I'm doing my first compost piles, as well.
Couple of things; Those piles of horse manure from stables are not very high in nitrogen (greens). I found this out when the master gardener advising the community garden I'm involve with had us start a pile with brown leaves and manure from a stable. It wouldn't heat up. I confirm this with the person involved in Florida's Sarasota community garden. They handle 30 tons of raw material annually for the numerous gardens in their area and run the Florida Online Composting Center website ( https://sarasota.ifas.ufl.edu/compost-info/
) They found they needed to treat stable waste as high carbon (browns) and ramp up the nitrogen to balance. And their advice to get that pile going? Load it up with coffee grounds!
Second, USDA Organic standards for composting requires you to get the compost above 130F and then turn a minimum of five times in 2 weeks while maintaining temperature above 130. I'm recalling this from memory, so I may have it a little distorted, but they expect hot composting to require frequent turning. This mainly to breakdown potential pathogens in the manures (I think).
I'm thinking turning 4-5 days while it's hot may work well. I've turned my leaf and coffee pile at home (five foot diameter pile that 3 1/2 feet high) four times. The first 7 days after it got to 130F and stayed there at 130F all that time. After turning, which allow me to see the center was getting very dry and allowed rewetting, the temperature started at about 100-110F and then climbed to 140F and stablized for 5 days. Day 6 and 7 temperature edged down to 136, and I turned the pile again. Shot back to 140 in two days, so I turned on day 6. After a couple of days pile was back up to 140F and then climbed to 151F! That was 5 days ago, and I want to turn this monster tomorrow, if I can.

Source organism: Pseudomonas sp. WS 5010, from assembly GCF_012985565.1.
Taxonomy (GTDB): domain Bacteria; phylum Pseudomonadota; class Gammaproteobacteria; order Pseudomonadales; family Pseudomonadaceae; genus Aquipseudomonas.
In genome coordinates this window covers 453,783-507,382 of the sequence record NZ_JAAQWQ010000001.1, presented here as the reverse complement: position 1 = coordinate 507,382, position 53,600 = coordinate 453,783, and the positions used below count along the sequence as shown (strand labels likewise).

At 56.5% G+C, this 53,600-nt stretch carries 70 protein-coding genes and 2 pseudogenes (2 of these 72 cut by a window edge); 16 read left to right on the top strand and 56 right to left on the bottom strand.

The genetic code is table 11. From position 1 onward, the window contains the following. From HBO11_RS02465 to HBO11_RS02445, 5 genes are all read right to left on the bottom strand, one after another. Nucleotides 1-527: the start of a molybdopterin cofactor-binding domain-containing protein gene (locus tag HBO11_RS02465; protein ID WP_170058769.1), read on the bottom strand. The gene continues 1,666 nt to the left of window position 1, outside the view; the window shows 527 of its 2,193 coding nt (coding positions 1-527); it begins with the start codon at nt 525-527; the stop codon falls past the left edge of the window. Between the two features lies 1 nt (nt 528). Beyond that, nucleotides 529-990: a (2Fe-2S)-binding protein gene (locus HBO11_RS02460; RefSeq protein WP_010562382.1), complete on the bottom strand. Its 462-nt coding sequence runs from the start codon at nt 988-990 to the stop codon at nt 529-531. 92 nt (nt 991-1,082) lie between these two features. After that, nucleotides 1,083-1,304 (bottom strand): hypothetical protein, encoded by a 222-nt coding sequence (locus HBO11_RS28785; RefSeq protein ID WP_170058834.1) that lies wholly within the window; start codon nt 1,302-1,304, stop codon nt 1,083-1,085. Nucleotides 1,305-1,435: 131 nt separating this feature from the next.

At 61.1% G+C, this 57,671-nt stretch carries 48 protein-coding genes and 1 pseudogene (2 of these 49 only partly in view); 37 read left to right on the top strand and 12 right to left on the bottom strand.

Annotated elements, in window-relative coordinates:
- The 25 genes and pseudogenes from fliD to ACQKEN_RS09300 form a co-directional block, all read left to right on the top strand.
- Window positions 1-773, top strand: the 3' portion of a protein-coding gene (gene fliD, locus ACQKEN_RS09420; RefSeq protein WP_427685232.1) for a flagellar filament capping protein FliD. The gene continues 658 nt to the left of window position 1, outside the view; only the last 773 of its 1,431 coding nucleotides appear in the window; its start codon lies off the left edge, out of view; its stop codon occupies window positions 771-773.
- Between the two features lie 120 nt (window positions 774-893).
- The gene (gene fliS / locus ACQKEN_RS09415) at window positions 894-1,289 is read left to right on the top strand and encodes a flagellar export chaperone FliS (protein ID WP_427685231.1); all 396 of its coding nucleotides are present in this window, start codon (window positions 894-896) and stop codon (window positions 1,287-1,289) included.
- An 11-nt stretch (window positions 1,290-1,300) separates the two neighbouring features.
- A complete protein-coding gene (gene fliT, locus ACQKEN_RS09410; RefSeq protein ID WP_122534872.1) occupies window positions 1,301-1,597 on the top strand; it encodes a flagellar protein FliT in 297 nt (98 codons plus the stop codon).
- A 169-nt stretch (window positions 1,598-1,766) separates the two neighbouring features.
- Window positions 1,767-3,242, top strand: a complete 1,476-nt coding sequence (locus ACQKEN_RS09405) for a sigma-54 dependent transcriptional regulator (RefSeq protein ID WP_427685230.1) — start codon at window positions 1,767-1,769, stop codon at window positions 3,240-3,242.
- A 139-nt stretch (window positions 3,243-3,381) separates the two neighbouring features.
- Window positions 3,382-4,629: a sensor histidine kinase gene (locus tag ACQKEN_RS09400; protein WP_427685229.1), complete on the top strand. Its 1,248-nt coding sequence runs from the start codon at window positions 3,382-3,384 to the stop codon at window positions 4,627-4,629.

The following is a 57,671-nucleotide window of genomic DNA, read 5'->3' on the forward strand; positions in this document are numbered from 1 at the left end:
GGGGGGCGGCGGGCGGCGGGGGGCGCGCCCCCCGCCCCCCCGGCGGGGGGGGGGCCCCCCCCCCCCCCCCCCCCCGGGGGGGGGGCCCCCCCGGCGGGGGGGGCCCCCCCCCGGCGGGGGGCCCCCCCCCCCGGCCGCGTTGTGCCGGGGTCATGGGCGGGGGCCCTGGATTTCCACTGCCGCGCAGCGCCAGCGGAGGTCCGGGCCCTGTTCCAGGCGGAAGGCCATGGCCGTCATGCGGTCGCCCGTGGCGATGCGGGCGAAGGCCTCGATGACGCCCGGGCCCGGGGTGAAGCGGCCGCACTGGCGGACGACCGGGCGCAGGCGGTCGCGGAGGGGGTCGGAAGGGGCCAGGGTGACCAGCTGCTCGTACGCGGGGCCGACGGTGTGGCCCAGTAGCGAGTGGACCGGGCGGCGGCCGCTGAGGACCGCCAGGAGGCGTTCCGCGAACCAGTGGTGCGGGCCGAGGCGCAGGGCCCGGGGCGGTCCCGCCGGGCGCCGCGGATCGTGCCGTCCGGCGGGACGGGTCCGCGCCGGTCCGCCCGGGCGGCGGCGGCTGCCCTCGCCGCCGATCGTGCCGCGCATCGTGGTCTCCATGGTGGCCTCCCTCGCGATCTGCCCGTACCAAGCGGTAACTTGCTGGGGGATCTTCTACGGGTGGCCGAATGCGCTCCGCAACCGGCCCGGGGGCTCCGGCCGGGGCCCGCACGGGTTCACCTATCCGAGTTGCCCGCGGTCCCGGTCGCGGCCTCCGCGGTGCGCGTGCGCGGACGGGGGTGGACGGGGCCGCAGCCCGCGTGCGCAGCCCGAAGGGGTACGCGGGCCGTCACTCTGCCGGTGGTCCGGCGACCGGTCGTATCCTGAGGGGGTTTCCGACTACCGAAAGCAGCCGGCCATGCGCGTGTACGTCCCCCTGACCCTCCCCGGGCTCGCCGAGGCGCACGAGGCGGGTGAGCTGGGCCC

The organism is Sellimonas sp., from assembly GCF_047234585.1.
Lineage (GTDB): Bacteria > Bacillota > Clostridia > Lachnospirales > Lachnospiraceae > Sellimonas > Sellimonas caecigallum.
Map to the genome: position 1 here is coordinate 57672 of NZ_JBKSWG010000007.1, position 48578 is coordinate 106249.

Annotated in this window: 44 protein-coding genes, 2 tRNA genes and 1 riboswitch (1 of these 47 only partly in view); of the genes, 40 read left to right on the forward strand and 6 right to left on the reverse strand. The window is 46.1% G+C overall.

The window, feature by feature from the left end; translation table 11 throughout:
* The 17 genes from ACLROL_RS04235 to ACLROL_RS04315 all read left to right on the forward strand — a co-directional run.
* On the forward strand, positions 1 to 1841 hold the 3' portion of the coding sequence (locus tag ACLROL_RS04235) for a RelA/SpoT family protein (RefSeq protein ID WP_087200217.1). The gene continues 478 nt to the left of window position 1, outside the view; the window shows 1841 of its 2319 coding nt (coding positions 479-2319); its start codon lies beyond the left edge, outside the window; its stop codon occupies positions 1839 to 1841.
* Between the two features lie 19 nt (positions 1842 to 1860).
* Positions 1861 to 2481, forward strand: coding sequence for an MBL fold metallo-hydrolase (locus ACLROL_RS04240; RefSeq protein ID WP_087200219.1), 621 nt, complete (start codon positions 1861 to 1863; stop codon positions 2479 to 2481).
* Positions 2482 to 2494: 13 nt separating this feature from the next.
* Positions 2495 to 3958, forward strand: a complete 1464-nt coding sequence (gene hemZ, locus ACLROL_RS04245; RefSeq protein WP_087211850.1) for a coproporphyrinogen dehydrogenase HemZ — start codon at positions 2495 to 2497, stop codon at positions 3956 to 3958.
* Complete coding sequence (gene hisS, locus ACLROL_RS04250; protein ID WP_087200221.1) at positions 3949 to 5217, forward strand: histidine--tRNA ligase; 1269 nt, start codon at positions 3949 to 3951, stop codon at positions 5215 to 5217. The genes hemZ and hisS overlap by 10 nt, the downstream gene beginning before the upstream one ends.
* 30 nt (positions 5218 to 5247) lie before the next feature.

The center has been getting progressively richer in color and texture. With frequent turning, you'll get a good idea of the moisture content of the pile and bring more oxygen into the mix to keep the bacteria happy and growing. Sounds like a no-brainer if you have a big pile and got hot composting going to turn that thing often.